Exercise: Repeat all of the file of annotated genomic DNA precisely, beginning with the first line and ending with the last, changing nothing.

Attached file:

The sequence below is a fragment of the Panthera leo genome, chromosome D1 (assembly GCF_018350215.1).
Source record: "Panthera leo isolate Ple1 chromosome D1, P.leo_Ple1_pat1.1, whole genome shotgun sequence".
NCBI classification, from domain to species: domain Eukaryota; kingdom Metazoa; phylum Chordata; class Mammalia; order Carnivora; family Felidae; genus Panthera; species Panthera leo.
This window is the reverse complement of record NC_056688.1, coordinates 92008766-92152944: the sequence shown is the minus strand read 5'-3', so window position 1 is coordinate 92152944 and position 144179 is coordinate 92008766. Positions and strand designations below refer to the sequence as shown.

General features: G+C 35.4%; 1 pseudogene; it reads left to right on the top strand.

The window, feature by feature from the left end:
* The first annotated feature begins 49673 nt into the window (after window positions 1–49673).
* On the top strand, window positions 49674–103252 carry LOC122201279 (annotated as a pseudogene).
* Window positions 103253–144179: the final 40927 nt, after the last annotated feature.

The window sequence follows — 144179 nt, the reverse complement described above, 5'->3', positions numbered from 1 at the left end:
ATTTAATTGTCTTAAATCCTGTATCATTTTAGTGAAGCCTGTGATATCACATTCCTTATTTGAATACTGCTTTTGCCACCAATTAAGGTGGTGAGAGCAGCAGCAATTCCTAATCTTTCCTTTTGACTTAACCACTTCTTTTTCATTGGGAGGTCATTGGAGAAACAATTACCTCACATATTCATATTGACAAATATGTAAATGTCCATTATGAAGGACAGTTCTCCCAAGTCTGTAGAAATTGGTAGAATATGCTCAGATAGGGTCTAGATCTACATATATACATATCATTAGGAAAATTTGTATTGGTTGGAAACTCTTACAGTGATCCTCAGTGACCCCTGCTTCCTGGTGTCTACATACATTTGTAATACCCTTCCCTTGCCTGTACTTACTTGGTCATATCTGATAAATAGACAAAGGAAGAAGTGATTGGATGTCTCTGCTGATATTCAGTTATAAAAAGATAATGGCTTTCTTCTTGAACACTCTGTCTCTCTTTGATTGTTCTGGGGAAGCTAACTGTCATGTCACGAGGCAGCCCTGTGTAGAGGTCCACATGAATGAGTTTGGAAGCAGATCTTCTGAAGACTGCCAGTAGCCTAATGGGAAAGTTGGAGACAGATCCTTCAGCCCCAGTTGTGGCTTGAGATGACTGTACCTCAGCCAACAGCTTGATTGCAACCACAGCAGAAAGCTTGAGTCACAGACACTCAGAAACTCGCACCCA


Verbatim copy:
The sequence below is a fragment of the Panthera leo genome, chromosome D1 (assembly GCF_018350215.1).
Source record: "Panthera leo isolate Ple1 chromosome D1, P.leo_Ple1_pat1.1, whole genome shotgun sequence".
NCBI classification, from domain to species: domain Eukaryota; kingdom Metazoa; phylum Chordata; class Mammalia; order Carnivora; family Felidae; genus Panthera; species Panthera leo.
This window is the reverse complement of record NC_056688.1, coordinates 92008766-92152944: the sequence shown is the minus strand read 5'-3', so window position 1 is coordinate 92152944 and position 144179 is coordinate 92008766. Positions and strand designations below refer to the sequence as shown.

General features: G+C 35.4%; 1 pseudogene; it reads left to right on the top strand.

The window, feature by feature from the left end:
* The first annotated feature begins 49673 nt into the window (after window positions 1–49673).
* On the top strand, window positions 49674–103252 carry LOC122201279 (annotated as a pseudogene).
* Window positions 103253–144179: the final 40927 nt, after the last annotated feature.

The window sequence follows — 144179 nt, the reverse complement described above, 5'->3', positions numbered from 1 at the left end:
ATTTAATTGTCTTAAATCCTGTATCATTTTAGTGAAGCCTGTGATATCACATTCCTTATTTGAATACTGCTTTTGCCACCAATTAAGGTGGTGAGAGCAGCAGCAATTCCTAATCTTTCCTTTTGACTTAACCACTTCTTTTTCATTGGGAGGTCATTGGAGAAACAATTACCTCACATATTCATATTGACAAATATGTAAATGTCCATTATGAAGGACAGTTCTCCCAAGTCTGTAGAAATTGGTAGAATATGCTCAGATAGGGTCTAGATCTACATATATACATATCATTAGGAAAATTTGTATTGGTTGGAAACTCTTACAGTGATCCTCAGTGACCCCTGCTTCCTGGTGTCTACATACATTTGTAATACCCTTCCCTTGCCTGTACTTACTTGGTCATATCTGATAAATAGACAAAGGAAGAAGTGATTGGATGTCTCTGCTGATATTCAGTTATAAAAAGATAATGGCTTTCTTCTTGAACACTCTGTCTCTCTTTGATTGTTCTGGGGAAGCTAACTGTCATGTCACGAGGCAGCCCTGTGTAGAGGTCCACATGAATGAGTTTGGAAGCAGATCTTCTGAAGACTGCCAGTAGCCTAATGGGAAAGTTGGAGACAGATCCTTCAGCCCCAGTTGTGGCTTGAGATGACTGTACCTCAGCCAACAGCTTGATTGCAACCACAGCAGAAAGCTTGAGTCACAGACACTCAGAAACTCGCACCCA